Matt Vensel is in his first year at the Star Tribune after covering the Ravens for the Baltimore Sun for six years. He is a Pittsburgh native and a Penn State grad. Follow him at @mattvensel.


Mark Craig has covered the NFL for 23 years, and the Vikings since 2003 for the Star Tribune. He is one of 44 Pro Football Hall of Fame selectors. Follow him at @markcraignfl.


Master Tesfatsion is the Star Tribune’s digital Vikings writer. He is a 2013 graduate of Arizona State and worked for mlb.com before arriving in Minneapolis. Follow him at @masterstrib.


Chargers' second half too much

Posted by: Mark Craig under On the road, Vikings, NFC, Super Bowl, Leslie Frazier, Vikings defense, Adrian Peterson, Antoine Winfield, Bernard Berrian, Cedric Griffin, Jared Allen, Leslie Frazier, Percy Harvin, Vikings quarterbacks, Vikings road games Updated: September 11, 2011 - 9:51 PM

Game coverage and sidebars and notes are going up soon at startribune.com.

Here's the early game story from tonight ...

SAN DIEGO – The Vikings slinked out of Qualcomm Stadium, kicking themselves all the way back to Winter Park for blowing a 10-point halftime lead, Percy Harvin’s season-opening 103-yard kickoff return for a touchdown and a rare opportunity to beat a Super Bowl contender on the road.

A lot of good things happened, but the bottom line ultimately leaves the Vikings with a 24-17 loss to the Chargers, not to mention the only 0-1 record in the NFC North heading into Sunday’s home opener against the Tampa Bay Buccaneers.

“I thought we controlled the game,” quarterback Donovan McNabb said. “But we just let it go. It was a tale of two halves.”

McNabb will take the brunt of this week’s fan frustration. His first pass attempt as a Viking was intercepted and turned into a 6-yard touchdown drive. And he threw for 39 yards, which even he called “embarrassing” after the game.

But cheer up, Donovan. There’s plenty of blame to go around.

The defense played better than the offense and was on the field 15 minutes longer. But missed tackles, untimely penalties and slow reaction to checkdown passes to running backs helped the Chargers score 17 unanswered points in the second half.

“It just feels like we kind of gave it all away,” defensive end Jared Allen said.

The Chargers took their first and only lead of the game on a 19-yard touchdown dump pass to fullback Matt Tolbert with 5:01 left in the game. Cornerback Cedric Griffin’s 15-yard penalty for a late hit out of bounds early didn’t help.

Three minutes later, San Diego sealed the victory when defensive tackle Fred Evans jumped offsides on third-and-2 with 2 minutes left. That was the Vikings’ fifth penalty of the fourth quarter, ninth of the game and the third time a defensive lineman jumped offsides on the Chargers’ game-sealing drive.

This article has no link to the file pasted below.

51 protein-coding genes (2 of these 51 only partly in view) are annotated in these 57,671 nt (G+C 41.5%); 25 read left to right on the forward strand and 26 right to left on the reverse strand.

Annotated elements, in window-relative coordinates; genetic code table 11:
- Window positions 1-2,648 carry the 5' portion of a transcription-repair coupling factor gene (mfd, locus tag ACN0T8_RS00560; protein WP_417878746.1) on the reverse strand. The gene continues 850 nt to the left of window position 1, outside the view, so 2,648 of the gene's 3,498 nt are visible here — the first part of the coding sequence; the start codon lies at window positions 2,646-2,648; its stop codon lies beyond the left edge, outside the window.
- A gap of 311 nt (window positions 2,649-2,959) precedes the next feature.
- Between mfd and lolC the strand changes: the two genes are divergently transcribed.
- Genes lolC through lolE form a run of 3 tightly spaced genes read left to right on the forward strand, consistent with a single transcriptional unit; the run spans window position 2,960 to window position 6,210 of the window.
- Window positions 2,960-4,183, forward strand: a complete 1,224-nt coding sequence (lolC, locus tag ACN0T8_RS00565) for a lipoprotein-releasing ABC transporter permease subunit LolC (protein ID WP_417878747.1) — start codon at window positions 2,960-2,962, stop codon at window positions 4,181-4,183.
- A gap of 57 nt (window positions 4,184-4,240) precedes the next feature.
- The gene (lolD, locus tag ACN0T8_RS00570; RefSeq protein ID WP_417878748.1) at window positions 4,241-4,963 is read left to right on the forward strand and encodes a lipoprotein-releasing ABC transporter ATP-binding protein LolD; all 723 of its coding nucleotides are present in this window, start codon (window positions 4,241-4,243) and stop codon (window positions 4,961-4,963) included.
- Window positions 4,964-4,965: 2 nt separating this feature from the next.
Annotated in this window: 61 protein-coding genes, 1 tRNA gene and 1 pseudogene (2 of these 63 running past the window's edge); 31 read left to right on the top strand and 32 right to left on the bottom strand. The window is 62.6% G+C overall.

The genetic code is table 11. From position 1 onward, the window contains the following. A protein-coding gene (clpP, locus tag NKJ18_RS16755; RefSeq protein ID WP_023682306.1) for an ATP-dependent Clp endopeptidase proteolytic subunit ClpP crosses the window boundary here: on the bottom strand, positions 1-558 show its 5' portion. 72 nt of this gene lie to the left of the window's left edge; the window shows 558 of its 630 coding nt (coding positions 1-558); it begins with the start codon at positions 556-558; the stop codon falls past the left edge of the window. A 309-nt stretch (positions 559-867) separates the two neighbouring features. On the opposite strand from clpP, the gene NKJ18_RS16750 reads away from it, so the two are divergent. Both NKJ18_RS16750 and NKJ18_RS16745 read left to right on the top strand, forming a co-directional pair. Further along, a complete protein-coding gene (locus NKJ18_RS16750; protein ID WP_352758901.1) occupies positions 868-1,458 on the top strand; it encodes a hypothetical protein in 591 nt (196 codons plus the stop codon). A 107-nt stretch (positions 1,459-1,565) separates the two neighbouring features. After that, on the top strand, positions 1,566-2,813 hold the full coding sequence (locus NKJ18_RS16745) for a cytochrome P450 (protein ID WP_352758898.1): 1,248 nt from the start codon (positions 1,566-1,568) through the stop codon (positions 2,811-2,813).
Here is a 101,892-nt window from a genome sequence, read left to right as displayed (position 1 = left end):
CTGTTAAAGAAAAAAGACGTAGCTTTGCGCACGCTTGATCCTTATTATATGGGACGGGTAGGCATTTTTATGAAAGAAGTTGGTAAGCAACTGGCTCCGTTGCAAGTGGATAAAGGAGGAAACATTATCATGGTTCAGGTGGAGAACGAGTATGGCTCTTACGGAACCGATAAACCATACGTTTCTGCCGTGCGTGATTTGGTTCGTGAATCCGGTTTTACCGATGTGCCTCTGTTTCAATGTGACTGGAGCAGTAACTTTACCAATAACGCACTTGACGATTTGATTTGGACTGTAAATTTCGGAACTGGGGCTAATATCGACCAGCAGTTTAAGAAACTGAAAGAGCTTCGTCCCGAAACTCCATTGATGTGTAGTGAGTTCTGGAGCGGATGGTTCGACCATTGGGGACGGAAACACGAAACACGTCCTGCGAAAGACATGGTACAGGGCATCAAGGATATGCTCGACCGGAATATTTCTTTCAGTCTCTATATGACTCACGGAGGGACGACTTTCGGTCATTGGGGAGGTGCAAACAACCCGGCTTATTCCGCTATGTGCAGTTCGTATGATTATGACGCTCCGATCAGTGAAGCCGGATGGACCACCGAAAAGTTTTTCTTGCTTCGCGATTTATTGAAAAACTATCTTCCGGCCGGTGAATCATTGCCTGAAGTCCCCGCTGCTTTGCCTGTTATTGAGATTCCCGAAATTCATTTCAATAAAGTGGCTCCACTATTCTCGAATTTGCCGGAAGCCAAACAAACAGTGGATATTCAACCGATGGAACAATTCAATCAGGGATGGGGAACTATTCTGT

Chargers quarterback Philip Rivers was under pressure and out of sync in the first half, but regrouped and completed 18 of 23 second-half passes for 193 yards and a touchdown. Many yards came after the catch because of missed tackles.

The Chargers’ first drive of the second half was helped when Antoine Winfield, one of the best tacklers in the league, missed a tackle that allowed running back Ryan Matthews to catch a pass and move 37 yards to the Vikings’ 17-yard line. Four plays later, Tolbert ran through strong safety Jamarca Sanford’s missed tackle at the 3-yard line en route to a 7-yard touchdown run that closed San Diego’s gap to three points.

“It’s frustrating because I think what hurt us is missed tackles, which you can’t have,” Winfield said. “I missed three or four out there myself. You can’t do that against the No. 1 offense in the league [from 2010].”

The Vikings’ defense had still played well enough to win when the Chargers closed to within three points. At that point, it was fading quickly because of San Diego’s lopsided edge in time of possession.

It was at that moment that the team’s brand new offense needed to chip in or the game was going to go south in a hurry. The offense responded with one first down as the team’s pass protection issues continued.

McNabb had only 2 yards passing in the second half. With better protection, he might have answered San Diego’s opening touchdown of the second half with a 63-yard touchdown to Bernard Berrian. Berrian beat his coverage and was open, but McNabb was hit as he threw a deep pass that cornerback Antoine Cason went harder for and tipped away.

The offense had its moments in the first half. Adrian Peterson ran for 74 of his 98 yards rushing in the first half. His 46-yard burst to the San Diego 3-yard line set up McNabb’s three-yard touchdown pass to Michael Jenkins. The Vikings led 17-7 at that point.

The Vikings, however, fizzled after halftime and became predictable. Five of the six first-down calls in the second half were runs. One of them was a 2-yard loss by Joe Webb, who was inserted as a Wildcat quarterback after Peterson had back-to-back runs of 5 and 7 yards.

“It was kind of run, run, pass,” Jenkins said of the second half. “We were kind of predictable for them on third down. That made it tough because then they were able to bring some pressure and get after us.”

Considering how well the offenses in Green Bay, Chicago and Detroit played in Week 1, the Vikings have to be concerned. Especially after Harvin spotted the offense a 7-point lead by becoming the first Viking to ever return the first kickoff of a season for a touchdown.

“You want to be able to have some explosive plays in the passing game, especially when you have Adrian Peterson in the backfield,” coach Leslie Frazier said. “We’ll take a look to see what we can do to improve that. I think we can improve that. We’ll have to.”
 

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